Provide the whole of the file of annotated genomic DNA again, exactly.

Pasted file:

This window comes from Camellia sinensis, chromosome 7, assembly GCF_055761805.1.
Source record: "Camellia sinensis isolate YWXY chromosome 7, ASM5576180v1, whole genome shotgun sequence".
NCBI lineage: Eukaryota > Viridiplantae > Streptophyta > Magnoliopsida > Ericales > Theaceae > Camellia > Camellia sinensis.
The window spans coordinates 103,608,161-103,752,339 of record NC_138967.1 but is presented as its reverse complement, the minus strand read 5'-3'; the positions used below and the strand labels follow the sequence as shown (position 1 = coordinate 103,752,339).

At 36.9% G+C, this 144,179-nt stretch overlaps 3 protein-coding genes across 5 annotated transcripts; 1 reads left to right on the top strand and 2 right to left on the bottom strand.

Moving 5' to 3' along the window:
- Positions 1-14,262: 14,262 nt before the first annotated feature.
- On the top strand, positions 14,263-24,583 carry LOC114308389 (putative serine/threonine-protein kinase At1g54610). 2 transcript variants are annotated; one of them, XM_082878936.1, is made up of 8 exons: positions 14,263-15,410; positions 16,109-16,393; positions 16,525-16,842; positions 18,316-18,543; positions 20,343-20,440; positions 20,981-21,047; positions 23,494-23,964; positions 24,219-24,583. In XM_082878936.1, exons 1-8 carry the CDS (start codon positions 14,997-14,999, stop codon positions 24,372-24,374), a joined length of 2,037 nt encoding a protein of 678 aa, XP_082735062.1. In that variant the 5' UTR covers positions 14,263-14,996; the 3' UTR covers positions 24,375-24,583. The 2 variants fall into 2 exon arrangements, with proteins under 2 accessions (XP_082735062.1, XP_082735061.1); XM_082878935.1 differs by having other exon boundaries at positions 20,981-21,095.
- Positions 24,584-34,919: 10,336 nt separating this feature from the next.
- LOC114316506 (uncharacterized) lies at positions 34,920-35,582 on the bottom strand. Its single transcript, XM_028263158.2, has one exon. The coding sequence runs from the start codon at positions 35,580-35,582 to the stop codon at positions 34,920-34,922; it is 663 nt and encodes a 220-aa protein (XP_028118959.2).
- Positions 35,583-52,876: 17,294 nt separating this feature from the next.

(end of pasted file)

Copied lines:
This window comes from Camellia sinensis, chromosome 7, assembly GCF_055761805.1.
Source record: "Camellia sinensis isolate YWXY chromosome 7, ASM5576180v1, whole genome shotgun sequence".
NCBI lineage: Eukaryota > Viridiplantae > Streptophyta > Magnoliopsida > Ericales > Theaceae > Camellia > Camellia sinensis.
The window spans coordinates 103,608,161-103,752,339 of record NC_138967.1 but is presented as its reverse complement, the minus strand read 5'-3'; the positions used below and the strand labels follow the sequence as shown (position 1 = coordinate 103,752,339).

At 36.9% G+C, this 144,179-nt stretch overlaps 3 protein-coding genes across 5 annotated transcripts; 1 reads left to right on the top strand and 2 right to left on the bottom strand.

Moving 5' to 3' along the window:
- Positions 1-14,262: 14,262 nt before the first annotated feature.
- On the top strand, positions 14,263-24,583 carry LOC114308389 (putative serine/threonine-protein kinase At1g54610). 2 transcript variants are annotated; one of them, XM_082878936.1, is made up of 8 exons: positions 14,263-15,410; positions 16,109-16,393; positions 16,525-16,842; positions 18,316-18,543; positions 20,343-20,440; positions 20,981-21,047; positions 23,494-23,964; positions 24,219-24,583. In XM_082878936.1, exons 1-8 carry the CDS (start codon positions 14,997-14,999, stop codon positions 24,372-24,374), a joined length of 2,037 nt encoding a protein of 678 aa, XP_082735062.1. In that variant the 5' UTR covers positions 14,263-14,996; the 3' UTR covers positions 24,375-24,583. The 2 variants fall into 2 exon arrangements, with proteins under 2 accessions (XP_082735062.1, XP_082735061.1); XM_082878935.1 differs by having other exon boundaries at positions 20,981-21,095.
- Positions 24,584-34,919: 10,336 nt separating this feature from the next.
- LOC114316506 (uncharacterized) lies at positions 34,920-35,582 on the bottom strand. Its single transcript, XM_028263158.2, has one exon. The coding sequence runs from the start codon at positions 35,580-35,582 to the stop codon at positions 34,920-34,922; it is 663 nt and encodes a 220-aa protein (XP_028118959.2).
- Positions 35,583-52,876: 17,294 nt separating this feature from the next.